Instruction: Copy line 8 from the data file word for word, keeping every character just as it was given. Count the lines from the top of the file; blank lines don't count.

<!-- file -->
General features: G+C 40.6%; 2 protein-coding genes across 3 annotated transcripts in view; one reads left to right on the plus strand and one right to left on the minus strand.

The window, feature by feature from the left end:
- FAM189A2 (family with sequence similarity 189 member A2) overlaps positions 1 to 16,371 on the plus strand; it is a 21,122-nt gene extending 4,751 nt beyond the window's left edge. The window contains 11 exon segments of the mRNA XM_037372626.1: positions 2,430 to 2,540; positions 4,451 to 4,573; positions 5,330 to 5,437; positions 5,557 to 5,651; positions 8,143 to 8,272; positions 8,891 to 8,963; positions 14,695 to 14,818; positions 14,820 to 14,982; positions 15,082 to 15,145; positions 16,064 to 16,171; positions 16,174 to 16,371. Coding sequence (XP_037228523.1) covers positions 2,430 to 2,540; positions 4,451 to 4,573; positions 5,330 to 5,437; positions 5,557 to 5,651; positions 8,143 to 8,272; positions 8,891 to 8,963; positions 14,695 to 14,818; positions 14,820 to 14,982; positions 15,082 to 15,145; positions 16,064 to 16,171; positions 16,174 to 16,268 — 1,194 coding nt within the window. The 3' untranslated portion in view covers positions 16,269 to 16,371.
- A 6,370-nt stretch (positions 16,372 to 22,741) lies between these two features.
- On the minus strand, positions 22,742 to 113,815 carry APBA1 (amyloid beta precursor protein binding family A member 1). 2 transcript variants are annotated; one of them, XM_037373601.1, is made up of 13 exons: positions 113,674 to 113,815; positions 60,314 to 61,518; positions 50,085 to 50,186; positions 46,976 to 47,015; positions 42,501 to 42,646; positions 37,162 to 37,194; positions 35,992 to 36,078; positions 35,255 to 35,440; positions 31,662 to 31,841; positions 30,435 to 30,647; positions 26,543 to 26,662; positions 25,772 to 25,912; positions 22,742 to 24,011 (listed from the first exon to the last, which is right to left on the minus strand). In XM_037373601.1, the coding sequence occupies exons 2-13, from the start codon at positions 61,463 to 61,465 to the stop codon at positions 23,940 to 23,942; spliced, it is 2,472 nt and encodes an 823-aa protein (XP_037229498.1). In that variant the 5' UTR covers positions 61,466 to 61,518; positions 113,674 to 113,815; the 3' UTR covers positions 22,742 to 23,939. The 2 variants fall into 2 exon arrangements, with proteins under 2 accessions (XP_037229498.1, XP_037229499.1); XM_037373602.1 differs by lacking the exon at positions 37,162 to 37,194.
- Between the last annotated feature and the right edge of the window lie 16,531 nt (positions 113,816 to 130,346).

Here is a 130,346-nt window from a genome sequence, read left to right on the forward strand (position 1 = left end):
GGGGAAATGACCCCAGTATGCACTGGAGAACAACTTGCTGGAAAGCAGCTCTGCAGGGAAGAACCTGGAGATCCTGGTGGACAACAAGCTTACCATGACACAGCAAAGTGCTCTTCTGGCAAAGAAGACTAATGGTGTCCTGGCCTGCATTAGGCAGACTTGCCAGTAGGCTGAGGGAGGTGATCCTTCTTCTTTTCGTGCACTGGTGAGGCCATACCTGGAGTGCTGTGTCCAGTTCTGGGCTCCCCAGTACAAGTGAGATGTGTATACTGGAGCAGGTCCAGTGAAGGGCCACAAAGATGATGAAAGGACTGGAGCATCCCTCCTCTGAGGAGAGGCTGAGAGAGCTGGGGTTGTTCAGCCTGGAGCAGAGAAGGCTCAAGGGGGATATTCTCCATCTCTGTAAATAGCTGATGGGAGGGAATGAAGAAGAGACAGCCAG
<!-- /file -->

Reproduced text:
GGGGAAATGACCCCAGTATGCACTGGAGAACAACTTGCTGGAAAGCAGCTCTGCAGGGAAGAACCTGGAGATCCTGGTGGACAACAAGCTTACCATGACACAGCAAAGTGCTCTTCTGGCAAAGAAGACTAATGGTGTCCTGGCCTGCATTAGGCAGACTTGCCAGTAGGCTGAGGGAGGTGATCCTTCTTCTTTTCGTGCACTGGTGAGGCCATACCTGGAGTGCTGTGTCCAGTTCTGGGCTCCCCAGTACAAGTGAGATGTGTATACTGGAGCAGGTCCAGTGAAGGGCCACAAAGATGATGAAAGGACTGGAGCATCCCTCCTCTGAGGAGAGGCTGAGAGAGCTGGGGTTGTTCAGCCTGGAGCAGAGAAGGCTCAAGGGGGATATTCTCCATCTCTGTAAATAGCTGATGGGAGGGAATGAAGAAGAGACAGCCAG